Mitt Romney is weighing in on competitive Republican primary for a GOP held House seat in California -- the latest sign that the 2012 Republican presidential nominee plans to play an influential role in helping to shape the future of his party.
CNN has learned that Wednesday Romney will endorse Tony Strickland for Congress in California's 25th district, to succeed longtime GOP Rep. Buck McKeon. The House Armed Services committee chairman announced in January that he wouldn't run for re-election this November.
Strickland is a former California state assemblyman and state senator who represented parts of the traditionally Republican leaning congressional district, which is located in northern Los Angeles County and includes Simi Valley (home to the Ronald Reagan Presidential Library) and the city of Santa Clarita. Strickland, who's been endorsed by McKeon, is one of a half a dozen GOP candidates running in the June primary.
"An experienced legislator, a devoted husband and father, and a longtime community leader, Tony Strickland is exactly who we need in Congress. Tony led the fight against the Democrats' excessive budgets in Sacramento and worked to bring California's crippling deficit under control. He will do the same in Congress," wrote Romney in a statement acquired by CNN.
"Tony will fight to limit government spending and support economic policies designed to create jobs. He knows we cannot pass this unsustainable debt on to future generations, and Tony will face this problem head on so we can leave a stable, debt-free country for our children and grandchildren," Romney added.
The endorsement doesn't come as a surprise, as Strickland served as California co-chairman of Romney's 2008 and 2012 presidential campaigns. Romney has already made a donation to Strickland's campaign.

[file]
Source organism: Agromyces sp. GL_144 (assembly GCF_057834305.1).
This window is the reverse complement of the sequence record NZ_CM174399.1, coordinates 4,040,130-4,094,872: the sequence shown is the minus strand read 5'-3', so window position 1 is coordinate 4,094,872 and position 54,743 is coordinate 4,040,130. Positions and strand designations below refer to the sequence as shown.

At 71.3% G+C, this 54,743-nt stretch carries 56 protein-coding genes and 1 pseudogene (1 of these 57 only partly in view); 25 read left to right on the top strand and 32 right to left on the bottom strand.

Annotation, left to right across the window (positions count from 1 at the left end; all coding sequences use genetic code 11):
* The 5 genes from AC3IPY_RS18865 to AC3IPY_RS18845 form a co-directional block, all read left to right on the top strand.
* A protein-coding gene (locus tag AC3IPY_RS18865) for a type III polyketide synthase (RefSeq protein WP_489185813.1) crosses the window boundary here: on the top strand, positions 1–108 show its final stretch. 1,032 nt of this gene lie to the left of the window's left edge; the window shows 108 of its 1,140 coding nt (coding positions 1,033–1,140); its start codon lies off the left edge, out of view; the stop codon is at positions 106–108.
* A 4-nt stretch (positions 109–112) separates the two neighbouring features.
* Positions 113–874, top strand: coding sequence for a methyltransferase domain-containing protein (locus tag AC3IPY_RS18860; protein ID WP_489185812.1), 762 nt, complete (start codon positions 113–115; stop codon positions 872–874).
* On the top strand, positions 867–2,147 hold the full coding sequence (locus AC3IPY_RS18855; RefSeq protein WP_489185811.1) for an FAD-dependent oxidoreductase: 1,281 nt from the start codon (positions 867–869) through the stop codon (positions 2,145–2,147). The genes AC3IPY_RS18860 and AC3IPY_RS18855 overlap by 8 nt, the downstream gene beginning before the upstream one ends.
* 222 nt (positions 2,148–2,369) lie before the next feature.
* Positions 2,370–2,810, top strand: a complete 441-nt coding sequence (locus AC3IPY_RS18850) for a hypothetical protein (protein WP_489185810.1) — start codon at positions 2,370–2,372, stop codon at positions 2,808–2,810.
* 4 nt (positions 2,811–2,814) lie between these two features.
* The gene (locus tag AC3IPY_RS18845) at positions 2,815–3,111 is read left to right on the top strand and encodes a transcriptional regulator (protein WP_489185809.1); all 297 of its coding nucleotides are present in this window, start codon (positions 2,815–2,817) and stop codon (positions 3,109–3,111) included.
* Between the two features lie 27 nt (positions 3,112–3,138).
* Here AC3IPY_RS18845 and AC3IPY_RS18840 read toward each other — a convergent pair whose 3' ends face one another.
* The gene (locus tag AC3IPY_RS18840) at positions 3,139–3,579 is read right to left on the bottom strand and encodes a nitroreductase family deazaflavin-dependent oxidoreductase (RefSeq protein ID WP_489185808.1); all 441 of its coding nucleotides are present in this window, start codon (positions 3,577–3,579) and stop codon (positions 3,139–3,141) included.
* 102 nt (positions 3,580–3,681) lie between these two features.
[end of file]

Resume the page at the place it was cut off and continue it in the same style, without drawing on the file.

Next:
Romney's new political role
Romney's backing of Strickland comes one day after he endorsed state lawmaker Andy Tobin in the Republican primary for Arizona's first Congressional District. The Arizona House Speaker was a supporter of Romney's 2012 White House bid. And it comes one week after Romney stared in a television commercial put out by the U.S. Chamber of Commerce in support of Rep. Mike Simpson of Idaho, who faces a fierce primary challenge this year from a tea party backed candidate. Simpson was an early backer of Romney's last presidential campaign.
Romney looked and sounded very much like a candidate for office in his ad for Simpson. But the former Massachusetts governor has ruled out another campaign for president. Instead, he appears to be campaigning for another role: a party elder.
Romney stayed far from the political spotlight following his bruising November 2012 election defeat to President Barack Obama. But starting last spring when he hosted a summit in Park City Utah of some major political and business leaders, and last summer, when he headlined a fundraiser for the New Hampshire Republican party, he's been getting more and more involved in shaping the future of his party and guiding the national conversation.
So far this cycle he's endorsed or donated money to nearly 20 candidates, many of the establishment favorites who backed Romney in his White House runs.
"By now endorsing GOP candidates who have stood proudly with him over the last several years, the Governor is sending a clear message that he remains an essential Republican leader in 2014," veteran New Hampshire Republican strategist Jim Merrill told CNN.
With the two living former Republican presidents, George W. Bush and his father, George H.W. Bush, both staying far from the political conversation, Romney has begun to fill the void.
"Mitt Romney is the most prominent and engaged elder statesman the GOP has on the national stage right now," added Merrill, who was a top adviser to Mitt Romney in the Granite State in his 2008 and 2012 presidential campaigns.
Merrill said that Romney's "hard work on behalf of the Republican Party, whether through dissecting the President on Obamacare and foreign policy or aggressively fundraising for party committees across the country," is greatly appreciated.
But some grassroots conservatives don't share that view.
"Is the GOP stuck on stupid? Why does the Republican Party listen to losers?" asked Judson Phillips.
The Republican Party has listened to the Romney wing of the party and what has the result been? The GOP has lost the popular vote in five of the last six elections. If the GOP listens to Romney, it will be six out of seven," added Phillips, founder of the Tea Party Nation, a national tea party group. "Romney needs to go quietly into retirement. Let him spend time with his wife, his kids and grandkids but stay the hell out of the Republican Party."